And therefore Jesus Christ, to keep up the memory of His precious death until His coming again, ordained the same solemn service, in effect, to be continued, which had been observed by the children of Israel ever since their deliverance out of Egypt; only instead of the PASCHAL LAMB, which was a type of His death to come, He appointed BREAD AND WINE, to represent the sacrifice, and preserve the remembrance, of His death now past.
And this, by the way, is the true reason why the Church requires it of all Christians, that, at this time especially, they should receive the Sacrament of the Lord's Supper, this being the very time when their great deliverance was wrought, and when these memorials of it were appointed.
And though the penalty of not receiving the Sacrament is not expressed in the very words of the old institution, THAT SOUL SHALL BE CUT OFF; yet indeed the penalty is far greater; for such as refuse to keep up the remembrance of Christ's death, by the solemn service which He has or
SER M. dained, do in effect despise His death, and the favours He LXIX.
has thereby obtained for all His faithful servants. After all, I am sensible how difficult it is to possess our hearts with a just sense of this mercy.
The children of Israel, feeling the smart of their bitter bondage, no wonder that they rejoiced, from their very hearts, when they found themselves delivered from such a slavery.
It is true, we also rejoice upon every return of this season; but, God knows, with what insincere affections! And the very reason is, we do not know, nor feel, our misery; for if we did, our souls would be possessed with such a sincere joy, upon the sight of the means of our recovery from the power of Satan, and the bondage of corruption, that we should be able to convince others, who shall ask us the meaning of this service, with what good reason the whole Christian Church has ever observed it.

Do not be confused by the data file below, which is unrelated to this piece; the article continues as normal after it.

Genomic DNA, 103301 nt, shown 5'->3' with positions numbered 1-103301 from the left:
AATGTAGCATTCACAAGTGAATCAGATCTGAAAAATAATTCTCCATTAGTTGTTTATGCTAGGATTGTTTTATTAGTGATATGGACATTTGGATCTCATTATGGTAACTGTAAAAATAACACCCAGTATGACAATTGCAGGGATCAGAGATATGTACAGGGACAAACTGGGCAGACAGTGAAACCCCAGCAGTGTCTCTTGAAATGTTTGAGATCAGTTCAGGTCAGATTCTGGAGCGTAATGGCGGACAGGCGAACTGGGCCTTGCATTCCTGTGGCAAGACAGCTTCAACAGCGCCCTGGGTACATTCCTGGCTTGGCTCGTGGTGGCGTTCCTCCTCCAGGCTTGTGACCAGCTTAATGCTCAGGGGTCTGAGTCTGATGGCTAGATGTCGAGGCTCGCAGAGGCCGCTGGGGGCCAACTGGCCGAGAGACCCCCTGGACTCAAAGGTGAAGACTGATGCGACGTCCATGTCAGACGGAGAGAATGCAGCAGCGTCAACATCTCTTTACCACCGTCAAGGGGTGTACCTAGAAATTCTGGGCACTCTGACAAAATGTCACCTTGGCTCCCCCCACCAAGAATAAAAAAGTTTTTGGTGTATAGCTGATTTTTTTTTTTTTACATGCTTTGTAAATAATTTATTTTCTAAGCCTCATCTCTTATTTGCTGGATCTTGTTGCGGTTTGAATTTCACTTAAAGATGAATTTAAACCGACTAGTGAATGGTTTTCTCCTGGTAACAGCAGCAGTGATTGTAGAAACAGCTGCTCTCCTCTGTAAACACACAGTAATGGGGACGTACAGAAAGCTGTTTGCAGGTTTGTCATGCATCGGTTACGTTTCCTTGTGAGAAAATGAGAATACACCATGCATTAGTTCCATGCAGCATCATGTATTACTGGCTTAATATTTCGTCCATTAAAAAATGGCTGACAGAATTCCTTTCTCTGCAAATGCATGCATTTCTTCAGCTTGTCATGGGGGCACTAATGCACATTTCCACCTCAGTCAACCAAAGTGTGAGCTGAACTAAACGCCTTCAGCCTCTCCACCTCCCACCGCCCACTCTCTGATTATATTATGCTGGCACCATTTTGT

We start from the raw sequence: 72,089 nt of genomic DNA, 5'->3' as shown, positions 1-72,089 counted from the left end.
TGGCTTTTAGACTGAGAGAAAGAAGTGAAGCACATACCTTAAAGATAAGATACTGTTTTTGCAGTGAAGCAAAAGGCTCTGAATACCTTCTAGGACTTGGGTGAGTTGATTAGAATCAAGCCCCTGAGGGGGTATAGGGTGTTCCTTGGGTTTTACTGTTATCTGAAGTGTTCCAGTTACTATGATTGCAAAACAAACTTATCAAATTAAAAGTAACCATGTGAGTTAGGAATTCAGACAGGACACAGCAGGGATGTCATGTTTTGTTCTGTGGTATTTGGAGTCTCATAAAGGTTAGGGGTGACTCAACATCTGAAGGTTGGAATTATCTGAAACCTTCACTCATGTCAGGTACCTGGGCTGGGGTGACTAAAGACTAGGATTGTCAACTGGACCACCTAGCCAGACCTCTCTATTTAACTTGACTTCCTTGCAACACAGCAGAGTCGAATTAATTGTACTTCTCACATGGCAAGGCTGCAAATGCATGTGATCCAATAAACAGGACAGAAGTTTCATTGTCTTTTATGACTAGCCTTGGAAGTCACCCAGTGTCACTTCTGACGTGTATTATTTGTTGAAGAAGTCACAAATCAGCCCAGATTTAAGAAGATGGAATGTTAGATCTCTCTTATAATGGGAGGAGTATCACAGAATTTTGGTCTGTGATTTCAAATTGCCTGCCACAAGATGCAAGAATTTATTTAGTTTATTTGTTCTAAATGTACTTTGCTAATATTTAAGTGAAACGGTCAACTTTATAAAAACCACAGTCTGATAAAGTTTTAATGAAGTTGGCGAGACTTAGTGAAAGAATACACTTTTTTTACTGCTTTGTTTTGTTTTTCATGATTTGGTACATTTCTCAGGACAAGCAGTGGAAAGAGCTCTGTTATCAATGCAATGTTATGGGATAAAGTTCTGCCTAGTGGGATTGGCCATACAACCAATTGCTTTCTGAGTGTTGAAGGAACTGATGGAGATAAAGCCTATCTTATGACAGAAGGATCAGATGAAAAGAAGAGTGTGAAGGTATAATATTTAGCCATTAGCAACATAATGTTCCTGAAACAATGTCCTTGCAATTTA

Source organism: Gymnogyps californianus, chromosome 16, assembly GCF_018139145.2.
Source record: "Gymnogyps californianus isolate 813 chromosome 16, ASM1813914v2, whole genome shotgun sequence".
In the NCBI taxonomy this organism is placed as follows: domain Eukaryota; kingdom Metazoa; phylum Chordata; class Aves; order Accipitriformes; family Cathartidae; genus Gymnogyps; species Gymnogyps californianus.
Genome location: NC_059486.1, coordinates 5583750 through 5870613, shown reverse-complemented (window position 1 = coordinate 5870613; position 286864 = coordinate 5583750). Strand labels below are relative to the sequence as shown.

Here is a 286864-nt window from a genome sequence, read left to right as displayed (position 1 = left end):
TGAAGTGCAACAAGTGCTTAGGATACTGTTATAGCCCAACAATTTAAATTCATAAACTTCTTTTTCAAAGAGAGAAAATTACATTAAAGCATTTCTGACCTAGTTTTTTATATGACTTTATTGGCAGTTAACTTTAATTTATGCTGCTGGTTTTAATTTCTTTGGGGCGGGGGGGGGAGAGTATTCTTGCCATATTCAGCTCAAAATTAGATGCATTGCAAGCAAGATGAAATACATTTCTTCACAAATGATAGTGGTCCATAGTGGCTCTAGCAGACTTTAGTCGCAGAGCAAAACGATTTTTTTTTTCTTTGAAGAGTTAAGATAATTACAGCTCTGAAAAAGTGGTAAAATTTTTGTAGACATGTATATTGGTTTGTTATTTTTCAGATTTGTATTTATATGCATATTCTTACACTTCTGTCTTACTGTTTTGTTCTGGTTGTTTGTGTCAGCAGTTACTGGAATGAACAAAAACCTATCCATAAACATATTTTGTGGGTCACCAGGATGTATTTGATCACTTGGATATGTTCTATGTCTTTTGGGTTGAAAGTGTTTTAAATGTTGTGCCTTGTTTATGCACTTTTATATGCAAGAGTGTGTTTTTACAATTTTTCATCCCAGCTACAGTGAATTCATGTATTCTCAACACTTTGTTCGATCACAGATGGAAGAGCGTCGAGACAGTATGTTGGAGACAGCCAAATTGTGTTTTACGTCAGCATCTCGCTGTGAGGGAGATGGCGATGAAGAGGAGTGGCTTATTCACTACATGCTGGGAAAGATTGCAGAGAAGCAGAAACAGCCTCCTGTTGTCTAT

Whenever people begin to be seriously concerned for their eternal welfare, there are three things which never fail to give them great uneasiness of mind.
First ; the guilt of the sins they have already committed.
Secondly; the power of sin, which they feel themselves subject to.
And, Thirdly; the fear of death, and its consequences.
To know that I have transgressed the laws of God, and have thereby provoked Him to anger; to find myself so much under the dominion of sin as to love and obey it, even when I know it will be my ruin; lastly, to foresee that death which I cannot avoid, and, what is as tormenting, to fear what will become of me afterwards : verily, these are such evils, that a man, whose eyes are open, and whose conscience is awake, would choose to undergo all the hardships of an Egyptian slavery, provided he could but be delivered from this spiritual bondage.
And this is what Jesus Christ, by His death and resurrec
tion, has obtained for all that are disposed and willing [Acts 13. ceive the favour. For “through Him is preached forgiveness 38.)
of sins” to all such as repent, and resolve to forsake them; He has also procured for us such graces and helps as are necessary to secure us against all our spiritual enemies, and